- The Washington Times - Wednesday, September 17, 2008

TEL AVIV | Israel’s ruling Kadima Party is struggling to define its identity as its senior members battle Wednesday to succeed its discredited leader, Prime Minister Ehud Olmert.

The party’s 70,000 members will choose between Shaul Mofaz, an ex-army chief known as a security hawk, and Foreign Minister Tzipi Livni, the highest-ranking female politician in Israel since former Prime Minister Golda Meir and a close collaborator with Secretary of State Condoleezza Rice on peace talks.

The choice underlines how the party founded by Ariel Sharon has had difficulty identifying what it stands for apart from straddling the center of Israel’s political map. Mr. Sharon has been in a coma since early 2006

Mr. Mofaz’s positions — warning against dividing control over Jerusalem with the Palestinians or giving back the Golan Heights to Syria — echo the stances of right-of-center Likud party.

On the other hand, Mrs. Livni’s support of territorial compromise to preserve Israel’s Jewish-majority democracy sounds like rhetoric taken from the left-of-center Labor party.

“The big question right now is what does the Kadima Party represent,” said Meron Rappaport, a former political commentator for the leftist Ha’aretz newspaper. “Even the Kadima voters don’t know what they are.”

The new Kadima leader will try to win a vote of confidence from Israel’s existing parliament, the Knesset. If he or she fails, that will force a new election and Mr. Olmert — assuming he is not indicted for corruption - will remain as caretaker prime minister

Winning the mantle of Kadima leader requires at least 40 percent of the vote in a field of candidates that on Tuesday included two long shots: Interior Minister Meir Sheetrit and Public Security Minister Avi Dichter. Though Mr. Mofaz is thought to have a better get-out-the-vote operation, opinion polls give Mrs. Livni a double-digit advantage and also predict that she would fare better in a general election.

If he wins, Mr. Mofaz is expected to invite Likud into a coalition. Israeli commentators have reported that the far-left Meretz party is hoping that Mrs. Livni will pursue it as a partner.Labor would likely join a Livni government but not a Mofaz one.

With the country reeling in a tide of political corruption scandals — Mr. Olmert is under investigation for taking cash illegally from a U.S. businessman, among other charges — Mrs. Livni has touted her reputation as a clean operator and straight talker.

“We messed up,” Mrs. Livni, a former officer in the Israeli Defense Forces and the Mossad spy agency, recently confessed to party activists.

The daughter of a family of so-called revisionist Zionists, who dreamed of expanding the Jewish state to the east side of the Jordan River, she has reinvented herself as a supporter of the two-state solution.

“The Land of Israel is something that everyone can share,” she told the newspaper Yediot Ahronot recently. “There has to be a partition” with the Palestinians.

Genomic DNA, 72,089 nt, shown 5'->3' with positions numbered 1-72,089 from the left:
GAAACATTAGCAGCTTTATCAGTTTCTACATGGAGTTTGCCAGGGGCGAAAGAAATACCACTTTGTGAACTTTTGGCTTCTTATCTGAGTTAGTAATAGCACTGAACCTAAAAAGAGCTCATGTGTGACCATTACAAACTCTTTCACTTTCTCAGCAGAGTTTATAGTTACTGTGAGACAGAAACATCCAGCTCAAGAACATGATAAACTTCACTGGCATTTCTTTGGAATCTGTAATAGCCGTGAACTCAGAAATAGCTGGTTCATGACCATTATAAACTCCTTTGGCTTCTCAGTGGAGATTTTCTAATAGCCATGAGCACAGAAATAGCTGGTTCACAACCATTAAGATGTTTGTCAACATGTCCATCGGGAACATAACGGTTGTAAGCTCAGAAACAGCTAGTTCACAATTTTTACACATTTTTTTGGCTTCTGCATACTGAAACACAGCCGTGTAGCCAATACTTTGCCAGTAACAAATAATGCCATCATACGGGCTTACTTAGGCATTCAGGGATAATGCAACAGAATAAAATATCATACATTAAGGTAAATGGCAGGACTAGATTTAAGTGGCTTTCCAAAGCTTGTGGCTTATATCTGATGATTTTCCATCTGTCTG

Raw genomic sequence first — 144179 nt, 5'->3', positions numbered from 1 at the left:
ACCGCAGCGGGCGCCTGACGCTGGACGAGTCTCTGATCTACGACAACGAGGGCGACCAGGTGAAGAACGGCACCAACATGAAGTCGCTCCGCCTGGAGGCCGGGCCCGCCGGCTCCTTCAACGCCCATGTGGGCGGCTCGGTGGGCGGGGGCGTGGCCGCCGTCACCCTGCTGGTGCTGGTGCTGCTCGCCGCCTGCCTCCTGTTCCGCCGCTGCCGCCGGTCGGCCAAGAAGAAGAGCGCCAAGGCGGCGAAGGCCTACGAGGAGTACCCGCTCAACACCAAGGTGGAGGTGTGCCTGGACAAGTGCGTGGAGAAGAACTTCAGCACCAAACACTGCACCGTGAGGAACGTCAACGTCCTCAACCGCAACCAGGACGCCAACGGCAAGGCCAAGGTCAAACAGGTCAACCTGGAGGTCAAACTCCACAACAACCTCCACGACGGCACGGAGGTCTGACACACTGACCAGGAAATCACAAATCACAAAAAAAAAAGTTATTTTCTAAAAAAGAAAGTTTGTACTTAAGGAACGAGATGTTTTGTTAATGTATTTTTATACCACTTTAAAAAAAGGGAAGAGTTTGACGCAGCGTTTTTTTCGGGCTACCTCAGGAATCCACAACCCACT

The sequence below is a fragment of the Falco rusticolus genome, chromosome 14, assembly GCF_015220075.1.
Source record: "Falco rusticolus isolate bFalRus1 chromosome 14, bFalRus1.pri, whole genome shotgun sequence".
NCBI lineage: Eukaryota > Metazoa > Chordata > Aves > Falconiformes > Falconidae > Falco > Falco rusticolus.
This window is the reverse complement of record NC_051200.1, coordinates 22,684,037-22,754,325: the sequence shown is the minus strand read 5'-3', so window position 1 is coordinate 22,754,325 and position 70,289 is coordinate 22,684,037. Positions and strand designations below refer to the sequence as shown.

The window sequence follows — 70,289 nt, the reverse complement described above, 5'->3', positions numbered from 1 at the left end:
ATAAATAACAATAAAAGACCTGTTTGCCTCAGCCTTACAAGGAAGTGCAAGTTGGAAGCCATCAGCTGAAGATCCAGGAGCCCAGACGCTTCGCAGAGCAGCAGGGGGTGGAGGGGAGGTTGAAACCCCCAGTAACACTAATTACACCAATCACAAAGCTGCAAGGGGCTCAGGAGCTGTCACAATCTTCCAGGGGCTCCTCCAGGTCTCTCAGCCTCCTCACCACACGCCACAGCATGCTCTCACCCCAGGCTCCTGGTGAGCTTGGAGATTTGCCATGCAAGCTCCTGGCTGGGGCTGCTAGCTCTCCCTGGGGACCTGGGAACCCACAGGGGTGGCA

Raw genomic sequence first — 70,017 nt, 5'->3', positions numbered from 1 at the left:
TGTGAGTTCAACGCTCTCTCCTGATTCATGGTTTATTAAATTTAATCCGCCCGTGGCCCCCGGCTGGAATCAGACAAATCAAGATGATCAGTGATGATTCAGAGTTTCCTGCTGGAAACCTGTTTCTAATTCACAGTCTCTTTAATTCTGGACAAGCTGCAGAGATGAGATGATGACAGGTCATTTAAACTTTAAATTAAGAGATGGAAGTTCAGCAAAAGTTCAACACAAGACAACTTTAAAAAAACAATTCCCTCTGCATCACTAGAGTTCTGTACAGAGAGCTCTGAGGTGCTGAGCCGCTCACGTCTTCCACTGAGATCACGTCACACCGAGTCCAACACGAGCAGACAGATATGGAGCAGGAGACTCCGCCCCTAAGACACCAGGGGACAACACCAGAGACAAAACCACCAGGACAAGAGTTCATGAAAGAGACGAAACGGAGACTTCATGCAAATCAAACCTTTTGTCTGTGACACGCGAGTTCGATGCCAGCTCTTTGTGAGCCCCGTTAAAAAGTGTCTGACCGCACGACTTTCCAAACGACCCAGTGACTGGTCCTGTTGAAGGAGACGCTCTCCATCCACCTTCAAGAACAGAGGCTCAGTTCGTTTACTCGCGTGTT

If that sounds like the Israeli left, that’s not surprising, said Moshe Konforty, 36, a Livni supporter.

“There is not such a big difference between the parties,” he said. “A lot depends on the leaders.”

Mr. Mofaz has contrasted his experience as a security decision-maker with Mrs. Livni’s thin resume in military affairs. At a recent campaign meeting in the Jerusalem suburb of Mevasseret Zion, Mr. Mofaz echoed the rhetoric of Likud leader Benjamin Netanyahu, who as prime minister in the late 1990s stressed the need for “reciprocity” rather than a process based solely on Israeli territorial concessions.

“Every side gives, and every side gets,” Mr. Mofaz said.

Such comments have opened up the Iranian-born former military chief of staff to criticism that his candidacy would make Kadima indistinguishable from Likud in a general election, but supporters don’t seem to mind.

“He’s even more of a hawk than [Netanyahu],” said Nahum Mualem, a Mofaz organizer and a former Likud activist in Jerusalem. “He’s a right-wing person. You can’t take that away from him.”

Started as a breakaway from Likud in 2005 after Mr. Sharon faced opposition to his plan to withdraw unilaterally from Gaza, Kadima was supposed to appeal to those disillusioned with both the leftist ideology of “peace now” and the right-wing vision of a greater Israel. Mr. Sharon’s aura as a veteran military and political leader was key. Even though he succumbed to a stroke before the 2006 election, his visage was prominent then on all campaign materials.

Mr. Olmert, a former Jerusalem mayor, campaigned on promises to continue Mr. Sharon’s unilateral withdrawal policies, this time from much of the West Bank. But that policy was abandoned after Hamas took over Gaza Strip last year and both Gaza and Lebanon - which Israel left unilaterally in 2000 when Labor was in power - became the launch pad for missile attacks.

Kadima, which recruited professors for its parliamentary slate, was also supposed to represent a change from the purported cronyism and corruption of the Likud political machine. But in addition to Mr. Olmert, three other top lawmakers have been the target of state investigations.

“Any way you look at it, [Kadima] was far from fulfilling their campaign promise,” said Avraham Diskin, a political science professor at Hebrew University. “The reason why they are still alive is due to the disappointment with the other major parties.”

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